Curators' Choice: The Roman eagle sculpture found by Museum of London Archaeology

| 30 October 2013
A photo of a female conservator in a white overall caring for a Roman carving of an eagle
Conservator Luisa Duarte, of Museum of London Archaeology, takes a look at an extraordinary eagle© MOLA / Andy Chopping
Louise Davies, MOLA Project Manager: “As an archaeologist it’s a dream to find such a beautiful sculpture. The fact that we found it on the last day of the dig was a real bonus.”

Simon Davis, MOLA Project Officer: “When the sculpture was lifted we were astonished. It was in such good condition we couldn’t quite believe that it was Roman and some 1,900 years old.

Needless to say, there was a lot of excitement within the MOLA team.”

Antonietta Lerz, MOLA Archaeologist: “We were in the final few hours of the excavation when the sculpture came out of the ground, covered in soil and unrecognisable.

As it was cleaned up, first a wing and then a claw became apparent. As the eagle became clear I was very excited and somewhat astounded at the wonderful condition of the sculpture.”

Reverend Professor Martin Henig: “The sculpture is of exceptional quality, the finest sculpture by a Romano-British artist ever found in London and amongst the very best statues surviving from Roman Britain.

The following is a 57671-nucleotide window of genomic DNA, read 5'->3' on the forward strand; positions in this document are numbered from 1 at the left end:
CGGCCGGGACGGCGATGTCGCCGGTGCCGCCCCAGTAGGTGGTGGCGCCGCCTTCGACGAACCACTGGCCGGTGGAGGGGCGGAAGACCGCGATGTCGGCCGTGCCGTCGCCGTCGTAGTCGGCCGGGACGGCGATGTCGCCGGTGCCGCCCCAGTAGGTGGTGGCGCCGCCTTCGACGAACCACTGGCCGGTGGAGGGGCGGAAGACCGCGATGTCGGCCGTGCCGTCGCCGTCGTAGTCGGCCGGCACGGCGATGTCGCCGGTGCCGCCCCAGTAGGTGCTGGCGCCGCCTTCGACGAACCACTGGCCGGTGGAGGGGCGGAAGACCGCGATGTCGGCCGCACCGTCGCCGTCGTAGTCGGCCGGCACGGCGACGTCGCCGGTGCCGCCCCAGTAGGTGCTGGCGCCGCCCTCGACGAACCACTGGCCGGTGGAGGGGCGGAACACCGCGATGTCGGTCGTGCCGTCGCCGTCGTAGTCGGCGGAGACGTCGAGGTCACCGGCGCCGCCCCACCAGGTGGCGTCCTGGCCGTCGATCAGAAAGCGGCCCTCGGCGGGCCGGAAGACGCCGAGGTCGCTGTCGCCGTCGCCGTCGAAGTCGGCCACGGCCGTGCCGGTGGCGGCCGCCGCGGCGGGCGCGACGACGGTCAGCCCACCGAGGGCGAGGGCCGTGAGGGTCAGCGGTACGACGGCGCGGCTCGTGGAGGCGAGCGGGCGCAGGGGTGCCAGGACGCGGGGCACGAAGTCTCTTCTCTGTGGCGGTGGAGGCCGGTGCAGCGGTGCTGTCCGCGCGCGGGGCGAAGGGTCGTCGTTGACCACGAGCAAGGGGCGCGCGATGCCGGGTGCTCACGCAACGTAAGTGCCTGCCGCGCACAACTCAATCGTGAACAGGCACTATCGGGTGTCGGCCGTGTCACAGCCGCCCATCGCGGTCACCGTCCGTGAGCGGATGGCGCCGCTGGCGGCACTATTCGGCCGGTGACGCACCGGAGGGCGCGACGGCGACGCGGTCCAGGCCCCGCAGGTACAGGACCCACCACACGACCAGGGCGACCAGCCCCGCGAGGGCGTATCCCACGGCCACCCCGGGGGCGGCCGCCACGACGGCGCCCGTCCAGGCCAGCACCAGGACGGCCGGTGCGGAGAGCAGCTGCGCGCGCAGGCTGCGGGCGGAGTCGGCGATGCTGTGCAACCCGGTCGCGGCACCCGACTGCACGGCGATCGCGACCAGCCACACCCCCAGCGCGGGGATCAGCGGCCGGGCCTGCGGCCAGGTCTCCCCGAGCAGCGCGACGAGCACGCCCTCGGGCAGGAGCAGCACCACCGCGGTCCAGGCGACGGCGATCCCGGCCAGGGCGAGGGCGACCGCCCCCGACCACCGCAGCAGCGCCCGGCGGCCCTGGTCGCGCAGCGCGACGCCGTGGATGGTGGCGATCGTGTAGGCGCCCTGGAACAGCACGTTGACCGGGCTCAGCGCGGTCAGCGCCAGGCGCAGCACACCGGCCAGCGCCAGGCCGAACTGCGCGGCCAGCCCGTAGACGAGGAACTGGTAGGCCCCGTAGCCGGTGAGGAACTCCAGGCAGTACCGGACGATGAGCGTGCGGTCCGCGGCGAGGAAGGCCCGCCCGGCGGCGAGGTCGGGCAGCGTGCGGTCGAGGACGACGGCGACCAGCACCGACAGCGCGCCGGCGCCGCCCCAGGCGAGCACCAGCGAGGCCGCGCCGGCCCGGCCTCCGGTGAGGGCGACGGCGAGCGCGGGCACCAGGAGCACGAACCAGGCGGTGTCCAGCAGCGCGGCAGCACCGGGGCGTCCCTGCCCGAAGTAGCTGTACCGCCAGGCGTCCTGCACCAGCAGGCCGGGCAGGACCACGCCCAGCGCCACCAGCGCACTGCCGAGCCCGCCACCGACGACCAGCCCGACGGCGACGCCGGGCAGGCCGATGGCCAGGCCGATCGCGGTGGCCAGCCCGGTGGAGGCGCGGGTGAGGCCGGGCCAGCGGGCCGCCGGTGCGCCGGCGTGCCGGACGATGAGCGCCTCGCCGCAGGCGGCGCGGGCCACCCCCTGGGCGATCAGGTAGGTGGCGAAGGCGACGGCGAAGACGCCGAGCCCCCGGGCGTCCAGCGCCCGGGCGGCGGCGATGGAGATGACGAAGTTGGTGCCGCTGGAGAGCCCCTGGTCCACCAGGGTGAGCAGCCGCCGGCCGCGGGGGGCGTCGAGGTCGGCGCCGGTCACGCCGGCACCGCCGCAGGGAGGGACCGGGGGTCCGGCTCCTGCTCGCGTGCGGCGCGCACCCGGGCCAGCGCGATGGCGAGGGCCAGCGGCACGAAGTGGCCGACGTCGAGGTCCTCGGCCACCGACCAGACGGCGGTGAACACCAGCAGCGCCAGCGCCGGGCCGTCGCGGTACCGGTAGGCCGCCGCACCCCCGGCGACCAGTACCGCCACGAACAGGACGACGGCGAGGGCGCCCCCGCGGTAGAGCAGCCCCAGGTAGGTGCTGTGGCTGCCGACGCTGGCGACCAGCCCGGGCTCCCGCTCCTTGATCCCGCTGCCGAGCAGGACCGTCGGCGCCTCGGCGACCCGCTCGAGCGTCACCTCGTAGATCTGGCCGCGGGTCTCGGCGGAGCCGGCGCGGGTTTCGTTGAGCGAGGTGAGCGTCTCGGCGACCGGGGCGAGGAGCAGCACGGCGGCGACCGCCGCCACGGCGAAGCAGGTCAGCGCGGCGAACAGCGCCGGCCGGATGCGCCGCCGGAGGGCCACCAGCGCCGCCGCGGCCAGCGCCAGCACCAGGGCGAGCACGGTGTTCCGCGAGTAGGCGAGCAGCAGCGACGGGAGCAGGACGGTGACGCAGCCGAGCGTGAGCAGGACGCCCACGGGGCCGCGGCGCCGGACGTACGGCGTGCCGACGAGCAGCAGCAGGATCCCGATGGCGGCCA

Its condition is extraordinary; the carving as crisp as on the day it was carved. All it has lost is the surface paint, probably washed away when it was deposited in a ditch.”

Caroline MacDonald, Museum of London Senior Curator of Roman London: “What I love about this discovery is what it reveals about London 1,900 years ago.

Here is a city of around 30,000 people where the mechanics of life are intertwined with the mythical.

One Roman Londoner climbs the social ladder and leaves a family rich enough to mark their passing with an extraordinary piece of art.

Meanwhile this magnificent eagle protects the deceased, frozen in an eternal struggle to hold evil at bay. It is money and magic captured in stone.

I can’t wait to see it on display at the Museum of London for the public to see”.

  • The eagle is on display for six months at the Museum of London - from October 30 2013.

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superb find.congrats to the team.very inspiring from a history
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